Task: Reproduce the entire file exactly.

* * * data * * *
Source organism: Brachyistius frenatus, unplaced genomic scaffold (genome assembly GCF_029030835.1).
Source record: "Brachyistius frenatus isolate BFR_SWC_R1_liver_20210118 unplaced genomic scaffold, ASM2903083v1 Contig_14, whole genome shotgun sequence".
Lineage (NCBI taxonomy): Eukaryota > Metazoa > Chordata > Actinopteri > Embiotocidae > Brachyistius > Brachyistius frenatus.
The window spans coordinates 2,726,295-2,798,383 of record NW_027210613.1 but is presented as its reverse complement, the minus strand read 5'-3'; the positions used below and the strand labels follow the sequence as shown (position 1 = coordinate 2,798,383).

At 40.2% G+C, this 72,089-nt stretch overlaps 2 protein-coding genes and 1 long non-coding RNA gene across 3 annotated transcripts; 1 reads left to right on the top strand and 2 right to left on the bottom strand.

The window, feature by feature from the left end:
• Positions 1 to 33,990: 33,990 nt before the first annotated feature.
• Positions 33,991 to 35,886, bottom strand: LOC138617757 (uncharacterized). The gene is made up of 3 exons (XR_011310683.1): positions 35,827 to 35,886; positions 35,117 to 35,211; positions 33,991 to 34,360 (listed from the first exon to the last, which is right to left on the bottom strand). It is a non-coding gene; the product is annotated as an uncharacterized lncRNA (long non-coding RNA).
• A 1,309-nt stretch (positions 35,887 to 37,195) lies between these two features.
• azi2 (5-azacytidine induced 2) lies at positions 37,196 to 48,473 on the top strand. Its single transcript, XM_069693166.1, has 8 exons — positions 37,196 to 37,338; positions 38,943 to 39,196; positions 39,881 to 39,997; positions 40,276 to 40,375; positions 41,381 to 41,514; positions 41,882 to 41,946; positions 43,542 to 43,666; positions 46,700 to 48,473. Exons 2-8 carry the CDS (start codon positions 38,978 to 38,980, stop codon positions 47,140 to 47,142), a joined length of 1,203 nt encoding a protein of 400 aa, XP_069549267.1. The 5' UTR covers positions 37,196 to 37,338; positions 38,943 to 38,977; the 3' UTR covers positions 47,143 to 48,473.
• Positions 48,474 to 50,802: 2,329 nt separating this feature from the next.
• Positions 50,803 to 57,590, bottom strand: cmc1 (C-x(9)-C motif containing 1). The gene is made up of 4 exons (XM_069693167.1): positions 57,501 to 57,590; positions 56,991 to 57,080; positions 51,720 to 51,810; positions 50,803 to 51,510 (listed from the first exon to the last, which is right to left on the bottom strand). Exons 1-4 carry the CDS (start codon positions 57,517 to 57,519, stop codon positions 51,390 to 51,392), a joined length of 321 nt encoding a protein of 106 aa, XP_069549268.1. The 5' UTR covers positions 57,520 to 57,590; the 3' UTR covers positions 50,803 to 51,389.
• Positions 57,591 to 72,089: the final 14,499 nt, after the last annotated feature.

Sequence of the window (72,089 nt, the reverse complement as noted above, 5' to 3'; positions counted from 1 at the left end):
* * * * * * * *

Source organism: Brachyistius frenatus, unplaced genomic scaffold (genome assembly GCF_029030835.1).
Source record: "Brachyistius frenatus isolate BFR_SWC_R1_liver_20210118 unplaced genomic scaffold, ASM2903083v1 Contig_14, whole genome shotgun sequence".
Lineage (NCBI taxonomy): Eukaryota > Metazoa > Chordata > Actinopteri > Embiotocidae > Brachyistius > Brachyistius frenatus.
The window spans coordinates 2,726,295-2,798,383 of record NW_027210613.1 but is presented as its reverse complement, the minus strand read 5'-3'; the positions used below and the strand labels follow the sequence as shown (position 1 = coordinate 2,798,383).

At 40.2% G+C, this 72,089-nt stretch overlaps 2 protein-coding genes and 1 long non-coding RNA gene across 3 annotated transcripts; 1 reads left to right on the top strand and 2 right to left on the bottom strand.

The window, feature by feature from the left end:
• Positions 1 to 33,990: 33,990 nt before the first annotated feature.
• Positions 33,991 to 35,886, bottom strand: LOC138617757 (uncharacterized). The gene is made up of 3 exons (XR_011310683.1): positions 35,827 to 35,886; positions 35,117 to 35,211; positions 33,991 to 34,360 (listed from the first exon to the last, which is right to left on the bottom strand). It is a non-coding gene; the product is annotated as an uncharacterized lncRNA (long non-coding RNA).
• A 1,309-nt stretch (positions 35,887 to 37,195) lies between these two features.
• azi2 (5-azacytidine induced 2) lies at positions 37,196 to 48,473 on the top strand. Its single transcript, XM_069693166.1, has 8 exons — positions 37,196 to 37,338; positions 38,943 to 39,196; positions 39,881 to 39,997; positions 40,276 to 40,375; positions 41,381 to 41,514; positions 41,882 to 41,946; positions 43,542 to 43,666; positions 46,700 to 48,473. Exons 2-8 carry the CDS (start codon positions 38,978 to 38,980, stop codon positions 47,140 to 47,142), a joined length of 1,203 nt encoding a protein of 400 aa, XP_069549267.1. The 5' UTR covers positions 37,196 to 37,338; positions 38,943 to 38,977; the 3' UTR covers positions 47,143 to 48,473.
• Positions 48,474 to 50,802: 2,329 nt separating this feature from the next.
• Positions 50,803 to 57,590, bottom strand: cmc1 (C-x(9)-C motif containing 1). The gene is made up of 4 exons (XM_069693167.1): positions 57,501 to 57,590; positions 56,991 to 57,080; positions 51,720 to 51,810; positions 50,803 to 51,510 (listed from the first exon to the last, which is right to left on the bottom strand). Exons 1-4 carry the CDS (start codon positions 57,517 to 57,519, stop codon positions 51,390 to 51,392), a joined length of 321 nt encoding a protein of 106 aa, XP_069549268.1. The 5' UTR covers positions 57,520 to 57,590; the 3' UTR covers positions 50,803 to 51,389.
• Positions 57,591 to 72,089: the final 14,499 nt, after the last annotated feature.

Sequence of the window (72,089 nt, the reverse complement as noted above, 5' to 3'; positions counted from 1 at the left end):